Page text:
Digital marketing needs to clean up its act

P&G’s Chief Brand Officer Marc Pritchard said what many digital marketers have been thinking for some time now, “The days of giving digital a pass are over…It’s time to grow up. It’s time for action.”[We don’t] “want to waste time and money on a crappy media supply chain.”

Almost immediately after reading that, I came across an article, 10 Things I Hate About Digital Marketing by Jerry Daykin, also pointing out many of the pitfalls of digital. What do you think?

“Digital is all around us and there’s never been a more exciting time in marketing, but there’s also never been an easier time to completely waste your advertising budgets. Digital transformation is creating huge new opportunities to reach consumers and drive business objectives but if you blindly believe everything you read in a marketing headline, or see presented on an event stage, you can easily be led astray.

The digital industry is sadly still full of misinformation, misguided gurus, false perceptions and perhaps even a few deliberate crooks. With so much constant change it’s hard for anyone to keep up, but in general the traditional rules of marketing all still apply…”

Read the rest of the post HERE.

‘Best practices’ may not be best after all

“According to best practices…”

How many times have we heard this hoary phrase? It can be especially interesting to hear when used as an one-note explanation for doing things a certain way. So, let’s take a step back.

When someone states their position/request because it is “best practice,” the first question that—should—come to mind is, “According to whom?”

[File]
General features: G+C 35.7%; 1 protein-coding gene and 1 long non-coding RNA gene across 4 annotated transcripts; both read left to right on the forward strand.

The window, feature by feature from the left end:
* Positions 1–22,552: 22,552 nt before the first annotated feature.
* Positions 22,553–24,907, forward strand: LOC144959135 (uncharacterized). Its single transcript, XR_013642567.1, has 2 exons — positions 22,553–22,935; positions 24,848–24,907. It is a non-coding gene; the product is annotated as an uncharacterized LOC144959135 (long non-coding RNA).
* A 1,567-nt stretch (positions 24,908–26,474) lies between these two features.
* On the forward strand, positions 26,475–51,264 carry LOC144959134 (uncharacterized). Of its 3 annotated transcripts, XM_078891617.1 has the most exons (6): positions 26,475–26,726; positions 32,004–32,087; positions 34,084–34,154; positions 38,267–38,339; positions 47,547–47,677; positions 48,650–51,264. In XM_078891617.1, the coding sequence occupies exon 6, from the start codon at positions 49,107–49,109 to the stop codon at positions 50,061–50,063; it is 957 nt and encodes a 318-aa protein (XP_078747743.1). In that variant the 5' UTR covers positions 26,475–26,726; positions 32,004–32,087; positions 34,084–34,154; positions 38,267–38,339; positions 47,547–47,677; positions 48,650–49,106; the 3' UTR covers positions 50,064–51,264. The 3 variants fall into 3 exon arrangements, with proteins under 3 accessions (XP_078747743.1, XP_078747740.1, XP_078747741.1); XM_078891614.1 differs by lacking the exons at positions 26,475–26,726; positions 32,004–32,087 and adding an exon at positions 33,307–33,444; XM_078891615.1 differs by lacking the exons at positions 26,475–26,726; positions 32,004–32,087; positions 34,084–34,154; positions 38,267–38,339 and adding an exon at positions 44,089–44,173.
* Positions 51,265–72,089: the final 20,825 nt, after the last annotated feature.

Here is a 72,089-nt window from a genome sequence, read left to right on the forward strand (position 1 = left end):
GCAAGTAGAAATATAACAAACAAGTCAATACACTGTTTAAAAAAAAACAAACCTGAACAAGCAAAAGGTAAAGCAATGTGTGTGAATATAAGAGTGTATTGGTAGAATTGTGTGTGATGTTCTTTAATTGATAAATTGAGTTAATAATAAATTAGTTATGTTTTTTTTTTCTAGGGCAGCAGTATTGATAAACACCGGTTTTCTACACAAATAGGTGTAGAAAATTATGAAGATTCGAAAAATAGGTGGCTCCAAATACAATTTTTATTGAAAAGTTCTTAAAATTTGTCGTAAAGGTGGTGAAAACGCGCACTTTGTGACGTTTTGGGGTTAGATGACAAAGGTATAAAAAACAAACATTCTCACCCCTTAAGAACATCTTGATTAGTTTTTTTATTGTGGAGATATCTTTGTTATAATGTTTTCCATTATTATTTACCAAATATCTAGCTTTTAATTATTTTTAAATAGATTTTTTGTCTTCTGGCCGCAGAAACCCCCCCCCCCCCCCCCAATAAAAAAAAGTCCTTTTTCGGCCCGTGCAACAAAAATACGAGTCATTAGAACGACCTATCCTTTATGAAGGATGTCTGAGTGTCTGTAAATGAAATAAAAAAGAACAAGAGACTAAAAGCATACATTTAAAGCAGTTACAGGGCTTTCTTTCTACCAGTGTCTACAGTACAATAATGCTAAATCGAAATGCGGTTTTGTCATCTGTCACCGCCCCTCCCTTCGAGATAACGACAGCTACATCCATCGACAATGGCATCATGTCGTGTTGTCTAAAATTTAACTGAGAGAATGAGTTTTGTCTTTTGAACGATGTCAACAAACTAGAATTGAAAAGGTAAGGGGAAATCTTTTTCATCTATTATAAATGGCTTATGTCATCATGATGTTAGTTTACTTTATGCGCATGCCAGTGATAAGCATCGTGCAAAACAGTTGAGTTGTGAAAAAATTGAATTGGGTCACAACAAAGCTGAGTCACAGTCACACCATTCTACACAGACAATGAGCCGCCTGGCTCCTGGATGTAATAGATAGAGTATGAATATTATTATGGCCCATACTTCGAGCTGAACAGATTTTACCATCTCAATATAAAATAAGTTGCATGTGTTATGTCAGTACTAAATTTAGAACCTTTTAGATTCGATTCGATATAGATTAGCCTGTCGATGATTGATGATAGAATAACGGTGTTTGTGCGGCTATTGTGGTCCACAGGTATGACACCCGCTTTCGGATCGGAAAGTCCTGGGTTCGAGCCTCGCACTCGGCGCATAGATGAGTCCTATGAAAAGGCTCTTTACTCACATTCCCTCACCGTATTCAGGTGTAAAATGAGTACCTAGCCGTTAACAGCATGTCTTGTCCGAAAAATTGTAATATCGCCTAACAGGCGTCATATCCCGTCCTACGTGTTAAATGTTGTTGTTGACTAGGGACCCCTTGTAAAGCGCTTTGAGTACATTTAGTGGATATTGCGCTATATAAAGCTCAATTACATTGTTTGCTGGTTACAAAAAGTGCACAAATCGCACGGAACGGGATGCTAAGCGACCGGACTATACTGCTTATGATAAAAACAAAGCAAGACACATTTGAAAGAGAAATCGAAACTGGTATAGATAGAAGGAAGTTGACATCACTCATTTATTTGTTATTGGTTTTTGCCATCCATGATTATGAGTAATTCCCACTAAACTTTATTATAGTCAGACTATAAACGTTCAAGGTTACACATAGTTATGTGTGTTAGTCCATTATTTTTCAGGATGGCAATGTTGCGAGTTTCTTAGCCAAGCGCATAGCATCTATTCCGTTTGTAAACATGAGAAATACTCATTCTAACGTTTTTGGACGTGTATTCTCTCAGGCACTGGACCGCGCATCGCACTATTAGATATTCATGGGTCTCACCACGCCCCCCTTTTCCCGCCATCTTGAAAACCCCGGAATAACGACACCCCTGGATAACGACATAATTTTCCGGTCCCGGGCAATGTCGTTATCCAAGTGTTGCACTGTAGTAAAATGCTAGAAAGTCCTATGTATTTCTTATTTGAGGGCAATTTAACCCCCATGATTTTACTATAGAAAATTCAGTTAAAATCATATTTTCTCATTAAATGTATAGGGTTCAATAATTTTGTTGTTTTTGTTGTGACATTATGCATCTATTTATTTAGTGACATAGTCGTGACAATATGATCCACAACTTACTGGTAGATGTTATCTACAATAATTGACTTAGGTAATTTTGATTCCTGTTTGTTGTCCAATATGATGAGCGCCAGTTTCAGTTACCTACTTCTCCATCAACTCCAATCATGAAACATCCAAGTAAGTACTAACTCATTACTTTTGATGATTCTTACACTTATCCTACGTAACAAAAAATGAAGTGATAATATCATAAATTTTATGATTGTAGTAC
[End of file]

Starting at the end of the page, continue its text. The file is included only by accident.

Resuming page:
It might be a best practice if one must use “best practices” in a sentence, by taking ownership of this non-concrete term: “According to what I [understand/have read/have been told/just made up/etc.], this is my take on best practices.”

Don’t attribute it to the ubiquitous “they” or an “industry standard.” Also, be prepared to share the source(s). By owning one’s take on best practices, a condescending and dismissive tone is bypassed.

Best practices in any situation is subjective and should remain flexible. Better yet, don’t get lazy and throw a term around that has no meaning or relevance, as there really is no such thing.


For more thought leadership on this in Forbes, read:  Best Practices – Aren’t where Mike Myatt @mikemyatt explains, “too much common management wisdom is not wise at all, but instead flawed knowledge based on a misunderstanding or misapplication of ‘best practices’ that often constitutes poor, incomplete or outright obsolete thinking.”